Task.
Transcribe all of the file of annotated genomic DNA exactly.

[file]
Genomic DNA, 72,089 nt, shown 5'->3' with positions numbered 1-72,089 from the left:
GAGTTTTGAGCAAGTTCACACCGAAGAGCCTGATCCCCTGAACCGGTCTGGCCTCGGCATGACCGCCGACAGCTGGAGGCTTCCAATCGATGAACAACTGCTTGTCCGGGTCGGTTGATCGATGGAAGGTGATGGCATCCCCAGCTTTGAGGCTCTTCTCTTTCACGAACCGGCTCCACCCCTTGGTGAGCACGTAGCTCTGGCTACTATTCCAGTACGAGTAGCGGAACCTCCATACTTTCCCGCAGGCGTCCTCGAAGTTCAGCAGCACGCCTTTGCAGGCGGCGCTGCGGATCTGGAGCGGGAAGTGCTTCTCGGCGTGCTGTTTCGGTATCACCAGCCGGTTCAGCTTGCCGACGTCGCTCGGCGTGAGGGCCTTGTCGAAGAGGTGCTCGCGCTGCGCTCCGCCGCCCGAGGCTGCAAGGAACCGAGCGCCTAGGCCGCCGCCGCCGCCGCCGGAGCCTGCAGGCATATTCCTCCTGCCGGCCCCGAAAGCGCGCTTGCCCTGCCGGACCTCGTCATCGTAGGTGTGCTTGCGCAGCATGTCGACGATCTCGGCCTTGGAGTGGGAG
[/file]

Genomic DNA, 72,089 nt, shown 5'->3' with positions numbered 1-72,089 from the left:
GAGTTTTGAGCAAGTTCACACCGAAGAGCCTGATCCCCTGAACCGGTCTGGCCTCGGCATGACCGCCGACAGCTGGAGGCTTCCAATCGATGAACAACTGCTTGTCCGGGTCGGTTGATCGATGGAAGGTGATGGCATCCCCAGCTTTGAGGCTCTTCTCTTTCACGAACCGGCTCCACCCCTTGGTGAGCACGTAGCTCTGGCTACTATTCCAGTACGAGTAGCGGAACCTCCATACTTTCCCGCAGGCGTCCTCGAAGTTCAGCAGCACGCCTTTGCAGGCGGCGCTGCGGATCTGGAGCGGGAAGTGCTTCTCGGCGTGCTGTTTCGGTATCACCAGCCGGTTCAGCTTGCCGACGTCGCTCGGCGTGAGGGCCTTGTCGAAGAGGTGCTCGCGCTGCGCTCCGCCGCCCGAGGCTGCAAGGAACCGAGCGCCTAGGCCGCCGCCGCCGCCGCCGGAGCCTGCAGGCATATTCCTCCTGCCGGCCCCGAAAGCGCGCTTGCCCTGCCGGACCTCGTCATCGTAGGTGTGCTTGCGCAGCATGTCGACGATCTCGGCCTTGGAGTGGGAG